Improving Your Challenge and Contest Innovation Program

Challenge Improvement

 

Step 1. Assess Whether You Met Your Goal

Review your challenge's original purpose and take an honest look at whether you achieved your goal. You did? Great! Repeat your success.
 
Were the submissions different than what you expected? Don’t despair. There may be good ideas to pursue among non-winning entries, so take a look at all the submissions.
 
Remember that in innovation challenges, you don't have to award a prize if none of the submissions meet your goal. Reserve this right by stating it in your rules.
 
Think about how you can craft your next challenge, so that the results more closely match what you want to achieve.
 

Step 2. Decide How You Will Track Results On an Ongoing Basis, and Who Will Do It

The results you track will depend on what type of challenge you did:
 
  • With an apps challenge, you may want to track how many times the winning apps are downloaded;
  • In a video contest, you may decide to monitor how many times the winning video is viewed;
  • If your challenge was an ideas competition, you should designate someone to track the implementation of the winning ideas. 
Document who is responsible for reporting back to the original challenge team, as well as how often they will report back.
 

Step 3. Document Lessons Learned

As you conduct your challenge or contest, document lessons learned (PDF, 292.85 KB, 3 pages, January 2011). Think about what went right and what went wrong.  
 
Share liberally via listservs and online forums. Your advice will help colleagues at your agency—and at other agencies.
 

Step 4. Document Internal Procedures For Challenges and Contests 

Document the "go to" people in other departments, and internal procedures (PDF, 1.04 MB, 39 pages, August 2011) such as General Counsel review, and how you paid the prize. DOT created a report that pulls together how many agencies handled these matters. You may want to use it as a model for your agency.
 

Step 5. Keep In Touch With New Communities

If you built new relationships, with software developers for example, add these individuals to your listservs and keep in touch so the momentum continues.
 
You can use the update feature on Challenge.gov, to send a thank you letter to all who entered your challenge. Here is a good example from Karen Mills, Administrator of the Small Business Administration. It thanks the participants, tells what the results were, and lets everyone know how the winning videos will be used.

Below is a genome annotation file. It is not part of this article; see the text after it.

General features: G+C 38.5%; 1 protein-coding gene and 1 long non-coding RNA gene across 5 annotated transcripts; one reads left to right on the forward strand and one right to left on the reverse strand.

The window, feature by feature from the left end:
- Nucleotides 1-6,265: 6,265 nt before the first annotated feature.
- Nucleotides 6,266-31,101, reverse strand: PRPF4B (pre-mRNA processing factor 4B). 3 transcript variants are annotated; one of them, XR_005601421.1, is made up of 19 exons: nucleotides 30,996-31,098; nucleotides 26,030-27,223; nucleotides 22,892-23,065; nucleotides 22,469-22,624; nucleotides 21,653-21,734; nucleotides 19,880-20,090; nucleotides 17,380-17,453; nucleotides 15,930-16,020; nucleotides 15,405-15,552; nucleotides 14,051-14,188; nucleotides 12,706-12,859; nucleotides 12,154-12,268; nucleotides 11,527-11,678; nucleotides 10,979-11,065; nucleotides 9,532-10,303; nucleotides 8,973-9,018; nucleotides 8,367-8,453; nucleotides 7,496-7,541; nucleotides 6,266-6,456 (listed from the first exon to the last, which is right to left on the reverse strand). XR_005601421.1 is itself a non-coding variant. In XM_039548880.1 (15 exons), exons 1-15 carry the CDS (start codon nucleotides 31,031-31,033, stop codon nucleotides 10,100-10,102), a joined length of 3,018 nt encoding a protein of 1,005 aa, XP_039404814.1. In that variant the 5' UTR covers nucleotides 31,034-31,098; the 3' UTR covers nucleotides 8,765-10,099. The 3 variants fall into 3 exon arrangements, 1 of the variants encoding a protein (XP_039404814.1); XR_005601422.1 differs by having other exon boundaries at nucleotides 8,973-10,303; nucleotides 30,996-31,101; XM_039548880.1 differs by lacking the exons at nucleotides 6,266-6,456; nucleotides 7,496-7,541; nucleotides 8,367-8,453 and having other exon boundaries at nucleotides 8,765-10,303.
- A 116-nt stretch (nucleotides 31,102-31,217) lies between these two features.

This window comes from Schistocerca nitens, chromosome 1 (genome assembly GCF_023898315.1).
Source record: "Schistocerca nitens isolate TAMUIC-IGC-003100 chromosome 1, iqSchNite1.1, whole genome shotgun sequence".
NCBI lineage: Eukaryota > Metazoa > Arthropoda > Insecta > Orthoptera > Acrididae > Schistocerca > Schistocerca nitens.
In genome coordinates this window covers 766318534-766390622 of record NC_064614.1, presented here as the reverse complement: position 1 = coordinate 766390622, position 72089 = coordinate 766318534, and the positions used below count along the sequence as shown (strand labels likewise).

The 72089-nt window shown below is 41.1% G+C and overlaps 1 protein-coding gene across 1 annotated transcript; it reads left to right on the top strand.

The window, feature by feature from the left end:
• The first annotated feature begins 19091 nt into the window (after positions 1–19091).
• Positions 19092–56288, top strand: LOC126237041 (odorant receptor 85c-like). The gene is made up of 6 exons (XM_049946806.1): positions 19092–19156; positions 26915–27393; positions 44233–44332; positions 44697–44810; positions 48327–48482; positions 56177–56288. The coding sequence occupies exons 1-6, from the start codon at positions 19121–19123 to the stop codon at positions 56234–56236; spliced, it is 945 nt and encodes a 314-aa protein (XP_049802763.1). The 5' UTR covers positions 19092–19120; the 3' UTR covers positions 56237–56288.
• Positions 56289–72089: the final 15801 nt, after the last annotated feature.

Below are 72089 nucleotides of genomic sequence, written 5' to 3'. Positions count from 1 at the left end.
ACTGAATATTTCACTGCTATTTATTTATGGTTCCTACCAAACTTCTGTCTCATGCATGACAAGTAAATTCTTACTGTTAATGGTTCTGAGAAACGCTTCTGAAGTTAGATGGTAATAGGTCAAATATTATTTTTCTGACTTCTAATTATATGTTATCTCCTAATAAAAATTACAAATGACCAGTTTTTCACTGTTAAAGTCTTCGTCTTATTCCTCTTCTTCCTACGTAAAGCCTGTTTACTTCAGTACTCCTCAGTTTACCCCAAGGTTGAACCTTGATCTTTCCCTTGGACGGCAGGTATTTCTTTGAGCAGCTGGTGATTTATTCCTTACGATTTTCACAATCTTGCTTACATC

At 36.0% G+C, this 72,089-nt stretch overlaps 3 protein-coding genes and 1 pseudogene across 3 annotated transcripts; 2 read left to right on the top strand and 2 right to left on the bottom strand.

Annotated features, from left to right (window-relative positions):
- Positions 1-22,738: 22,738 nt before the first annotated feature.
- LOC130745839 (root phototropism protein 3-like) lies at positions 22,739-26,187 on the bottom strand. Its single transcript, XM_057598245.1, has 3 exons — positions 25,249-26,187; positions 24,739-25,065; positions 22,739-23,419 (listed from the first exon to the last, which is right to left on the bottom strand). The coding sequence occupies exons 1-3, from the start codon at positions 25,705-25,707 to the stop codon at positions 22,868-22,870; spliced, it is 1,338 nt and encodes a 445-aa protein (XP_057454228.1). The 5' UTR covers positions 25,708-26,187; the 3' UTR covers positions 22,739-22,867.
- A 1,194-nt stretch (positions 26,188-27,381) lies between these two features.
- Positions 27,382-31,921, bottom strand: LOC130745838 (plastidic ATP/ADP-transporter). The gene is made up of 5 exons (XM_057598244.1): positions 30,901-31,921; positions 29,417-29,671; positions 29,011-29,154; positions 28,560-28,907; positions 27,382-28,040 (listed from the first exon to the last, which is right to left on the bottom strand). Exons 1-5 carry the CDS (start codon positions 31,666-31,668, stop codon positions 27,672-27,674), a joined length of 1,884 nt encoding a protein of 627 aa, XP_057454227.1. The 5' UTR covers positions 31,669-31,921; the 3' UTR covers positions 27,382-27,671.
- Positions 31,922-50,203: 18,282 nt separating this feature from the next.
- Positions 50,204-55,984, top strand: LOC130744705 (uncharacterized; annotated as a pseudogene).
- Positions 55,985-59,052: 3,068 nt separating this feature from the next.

Dear Video Challenge Participant,
 
Thank you for participating in the SBA National Small Business Week Video Challenge. Every week, I travel around the country and meet amazing small business owners that are creating jobs, strengthening our economy and improving their community. No matter where I am, one thing is the same: small business owners have a very busy schedule. I appreciate you taking the time to create a video and sharing how the SBA helped you.
 
As you may have heard, the response to SBA's first video contest was incredible—we received over 100 submissions. It was a very difficult process, but SBA selected four winners to participate in the Google+ Hangout with me. The winning small businesses were KissTixx, Rodgers' Banana Pudding Sauce, Rustic Crust and The Fresh Diet.
 
Your story was inspirational and we look forward to highlighting your video this summer at www.sba.gov.  SBA will notify you through challenge.gov when your video has been posted on our website.
 
Thank you again for your video submission and the opportunity to learn about your small business.
 
Sincerely,
 
Karen Mills
 
SBA Administrator
 
Consider adding content that tells contestants about challenges you might run in the future, and how they can keep in touch with you (blogs, Facebook, Twitter). 
 

Step 6. Take Any User Feedback You Received and Act On Whatever You Can

Challenge.gov has a built-in discussion board capability. Review the comments and discussion board questions to figure out how you can improve in the future. For example, you may have gotten a lot of questions and comments due to unclear or incomplete rules.
 

 

Content Lead: Karen Trebon
Page Reviewed/Updated: March 28, 2013

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